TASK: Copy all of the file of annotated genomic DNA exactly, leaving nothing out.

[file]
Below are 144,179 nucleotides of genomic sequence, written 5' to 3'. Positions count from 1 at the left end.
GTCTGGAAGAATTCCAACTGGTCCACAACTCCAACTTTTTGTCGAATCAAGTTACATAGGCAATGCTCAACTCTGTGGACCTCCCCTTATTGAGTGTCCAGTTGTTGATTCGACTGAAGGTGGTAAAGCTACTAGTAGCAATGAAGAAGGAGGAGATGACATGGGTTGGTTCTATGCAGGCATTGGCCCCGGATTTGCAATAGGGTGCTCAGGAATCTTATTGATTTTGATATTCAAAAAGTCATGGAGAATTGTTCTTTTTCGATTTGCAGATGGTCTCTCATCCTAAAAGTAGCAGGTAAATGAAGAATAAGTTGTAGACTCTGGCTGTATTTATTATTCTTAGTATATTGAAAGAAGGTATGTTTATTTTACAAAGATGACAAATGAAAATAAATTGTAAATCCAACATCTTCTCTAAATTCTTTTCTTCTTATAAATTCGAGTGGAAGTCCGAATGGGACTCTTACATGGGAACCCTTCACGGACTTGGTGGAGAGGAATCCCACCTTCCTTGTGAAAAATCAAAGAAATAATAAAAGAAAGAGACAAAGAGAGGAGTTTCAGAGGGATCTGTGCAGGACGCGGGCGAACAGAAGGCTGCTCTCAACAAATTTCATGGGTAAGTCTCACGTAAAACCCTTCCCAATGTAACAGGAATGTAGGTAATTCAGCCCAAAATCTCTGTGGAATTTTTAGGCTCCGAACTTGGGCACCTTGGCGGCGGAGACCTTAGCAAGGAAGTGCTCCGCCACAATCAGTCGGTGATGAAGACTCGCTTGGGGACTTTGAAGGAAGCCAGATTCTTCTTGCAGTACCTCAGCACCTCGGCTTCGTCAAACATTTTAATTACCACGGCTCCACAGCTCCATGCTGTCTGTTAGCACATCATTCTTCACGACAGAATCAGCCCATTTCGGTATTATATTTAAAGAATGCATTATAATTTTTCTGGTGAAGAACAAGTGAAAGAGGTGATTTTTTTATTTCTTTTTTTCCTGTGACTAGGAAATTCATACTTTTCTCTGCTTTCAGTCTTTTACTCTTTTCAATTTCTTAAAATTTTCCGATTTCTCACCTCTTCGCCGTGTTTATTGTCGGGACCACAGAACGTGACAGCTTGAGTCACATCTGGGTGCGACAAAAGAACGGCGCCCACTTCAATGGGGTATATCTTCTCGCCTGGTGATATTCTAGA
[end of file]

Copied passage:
Below are 144,179 nucleotides of genomic sequence, written 5' to 3'. Positions count from 1 at the left end.
GTCTGGAAGAATTCCAACTGGTCCACAACTCCAACTTTTTGTCGAATCAAGTTACATAGGCAATGCTCAACTCTGTGGACCTCCCCTTATTGAGTGTCCAGTTGTTGATTCGACTGAAGGTGGTAAAGCTACTAGTAGCAATGAAGAAGGAGGAGATGACATGGGTTGGTTCTATGCAGGCATTGGCCCCGGATTTGCAATAGGGTGCTCAGGAATCTTATTGATTTTGATATTCAAAAAGTCATGGAGAATTGTTCTTTTTCGATTTGCAGATGGTCTCTCATCCTAAAAGTAGCAGGTAAATGAAGAATAAGTTGTAGACTCTGGCTGTATTTATTATTCTTAGTATATTGAAAGAAGGTATGTTTATTTTACAAAGATGACAAATGAAAATAAATTGTAAATCCAACATCTTCTCTAAATTCTTTTCTTCTTATAAATTCGAGTGGAAGTCCGAATGGGACTCTTACATGGGAACCCTTCACGGACTTGGTGGAGAGGAATCCCACCTTCCTTGTGAAAAATCAAAGAAATAATAAAAGAAAGAGACAAAGAGAGGAGTTTCAGAGGGATCTGTGCAGGACGCGGGCGAACAGAAGGCTGCTCTCAACAAATTTCATGGGTAAGTCTCACGTAAAACCCTTCCCAATGTAACAGGAATGTAGGTAATTCAGCCCAAAATCTCTGTGGAATTTTTAGGCTCCGAACTTGGGCACCTTGGCGGCGGAGACCTTAGCAAGGAAGTGCTCCGCCACAATCAGTCGGTGATGAAGACTCGCTTGGGGACTTTGAAGGAAGCCAGATTCTTCTTGCAGTACCTCAGCACCTCGGCTTCGTCAAACATTTTAATTACCACGGCTCCACAGCTCCATGCTGTCTGTTAGCACATCATTCTTCACGACAGAATCAGCCCATTTCGGTATTATATTTAAAGAATGCATTATAATTTTTCTGGTGAAGAACAAGTGAAAGAGGTGATTTTTTTATTTCTTTTTTTCCTGTGACTAGGAAATTCATACTTTTCTCTGCTTTCAGTCTTTTACTCTTTTCAATTTCTTAAAATTTTCCGATTTCTCACCTCTTCGCCGTGTTTATTGTCGGGACCACAGAACGTGACAGCTTGAGTCACATCTGGGTGCGACAAAAGAACGGCGCCCACTTCAATGGGGTATATCTTCTCGCCTGGTGATATTCTAGA